Discussion.  There is no dispute that the respondent violated multiple rules of professional conduct relating to the appropriate use and maintenance of client trust accounts.  The disciplinary proceedings therefore focused on the allegation that was in dispute and carried the most substantial sanction:  whether the respondent intentionally misused client funds, with temporary deprivation resulting.  Our review of the factual findings concerning this allegation is limited.  We uphold the subsidiary facts found by the committee and adopted by the board “if supported by substantial evidence, upon consideration of the record, or such portions as may be cited by the parties.”  S.J.C. Rule 4:01, § 8 (6), as appearing in 453 Mass. 1310 (2009).  “While we review the entire record and consider whatever detracts from the weight of the board’s conclusion, as long as there is substantial evidence, we do not disturb the board’s finding, even if we would have come to a different conclusion if considering the matter do novo.”  Matter of Segal, 430 Mass. 359, 364 (1999).  See id., quoting G. L. c. 30A, § 1 (“‘Substantial evidence’ means such evidence as a reasonable mind might accept as adequate to support a conclusion’”).  See Matter of Slavitt, 449 Mass. 25, 30 (2007).  We give no special deference to the determination of the single justice.  See Matter of Tobin, 417 Mass. 81, 88 (1994).  See also Matter of Karahalis, 429 Mass. 121, 123 (1999).

  1. Facts as found by the committee and adopted by the board.  According to the committee’s findings, the respondent represented a client on a contingency fee basis in connection with a personal injury claim.  With the client’s authorization, the respondent settled the claim for $ 5,000, and the client signed a release in early December, 2012.  At the time, the client asked the respondent for her share of the settlement in cash because she would be traveling internationally, and believed cashing a check would be difficult at her destination.  The respondent agreed.  It was not until about December 20, 2012, after the client had left on her trip, that the respondent received two settlement checks from the defendant’s insurer in the personal injury claim:  one in the amount of $ 558.51, representing the amount of a claimed lien for medical expenses, payable to the lien claimant; and the other for the lien-free balance of $ 4,441.49.  The respondent deposited the lien-free settlement check into his client trust account and, the next day, withdrew his fee of $ 1,666.67.  Before the deposit, the respondent had a zero balance in that account, thus the entire balance was due to the client.  The respondent failed to notify the client that he had withdrawn his fee.  He also failed to provide her a statement of the amount of the withdrawal or the balance of her funds in the account, any explanatory statement, or the amount due to her.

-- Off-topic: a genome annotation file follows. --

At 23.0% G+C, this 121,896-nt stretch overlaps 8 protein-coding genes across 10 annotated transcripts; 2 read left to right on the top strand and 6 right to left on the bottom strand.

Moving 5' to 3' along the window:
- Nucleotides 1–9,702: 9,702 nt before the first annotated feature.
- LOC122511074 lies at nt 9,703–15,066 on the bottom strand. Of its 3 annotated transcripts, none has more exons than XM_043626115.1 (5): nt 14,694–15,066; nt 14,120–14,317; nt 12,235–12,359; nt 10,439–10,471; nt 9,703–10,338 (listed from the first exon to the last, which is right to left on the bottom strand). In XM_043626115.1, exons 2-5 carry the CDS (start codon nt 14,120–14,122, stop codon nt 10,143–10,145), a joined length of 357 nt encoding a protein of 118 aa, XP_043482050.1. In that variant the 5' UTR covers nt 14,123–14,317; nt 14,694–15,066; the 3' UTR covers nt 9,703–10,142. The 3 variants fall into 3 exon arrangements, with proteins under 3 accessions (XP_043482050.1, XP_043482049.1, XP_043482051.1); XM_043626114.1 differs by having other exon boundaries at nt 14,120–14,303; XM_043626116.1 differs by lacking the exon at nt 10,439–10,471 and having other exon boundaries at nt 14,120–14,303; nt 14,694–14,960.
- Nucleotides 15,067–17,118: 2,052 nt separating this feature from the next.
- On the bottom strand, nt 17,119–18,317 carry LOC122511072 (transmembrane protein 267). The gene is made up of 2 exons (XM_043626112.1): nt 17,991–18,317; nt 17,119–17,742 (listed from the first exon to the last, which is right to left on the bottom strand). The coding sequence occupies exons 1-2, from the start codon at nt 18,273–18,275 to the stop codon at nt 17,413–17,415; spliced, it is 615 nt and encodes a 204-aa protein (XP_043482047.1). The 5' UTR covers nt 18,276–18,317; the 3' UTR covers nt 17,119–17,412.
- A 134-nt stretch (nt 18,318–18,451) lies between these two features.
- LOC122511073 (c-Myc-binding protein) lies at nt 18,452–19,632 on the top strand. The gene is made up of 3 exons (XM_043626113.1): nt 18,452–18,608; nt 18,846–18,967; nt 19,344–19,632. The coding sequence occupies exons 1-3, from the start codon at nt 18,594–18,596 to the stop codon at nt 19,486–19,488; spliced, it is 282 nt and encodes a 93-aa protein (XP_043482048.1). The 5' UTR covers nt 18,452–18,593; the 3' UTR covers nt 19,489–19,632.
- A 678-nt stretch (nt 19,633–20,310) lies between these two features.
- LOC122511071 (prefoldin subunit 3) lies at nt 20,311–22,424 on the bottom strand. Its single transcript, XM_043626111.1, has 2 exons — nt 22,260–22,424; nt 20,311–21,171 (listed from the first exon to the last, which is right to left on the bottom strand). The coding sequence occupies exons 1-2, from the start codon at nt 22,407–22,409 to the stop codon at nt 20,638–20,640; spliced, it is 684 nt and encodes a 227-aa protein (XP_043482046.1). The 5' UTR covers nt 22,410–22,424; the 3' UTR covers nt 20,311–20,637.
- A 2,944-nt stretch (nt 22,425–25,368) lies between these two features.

Unrelated to the client, on December 28, 2012, the respondent deposited an additional $ 800 in cash into his client trust account, raising its balance to $ 3,574.82.  On January 13, 2013, the respondent wrote a $ 3,400 check on the account for the benefit of his father.  According to the respondent’s bank records, the balance of the account fell to $ 175.82 at a time when the respondent was required to hold $ 2,774.82, for his client.  After a check drawn on the account was dishonored for insufficient funds, bar counsel was notified.  See Mass. R. Prof. C. 1.15 (h), as appearing in 440 Mass. 1338 (2004).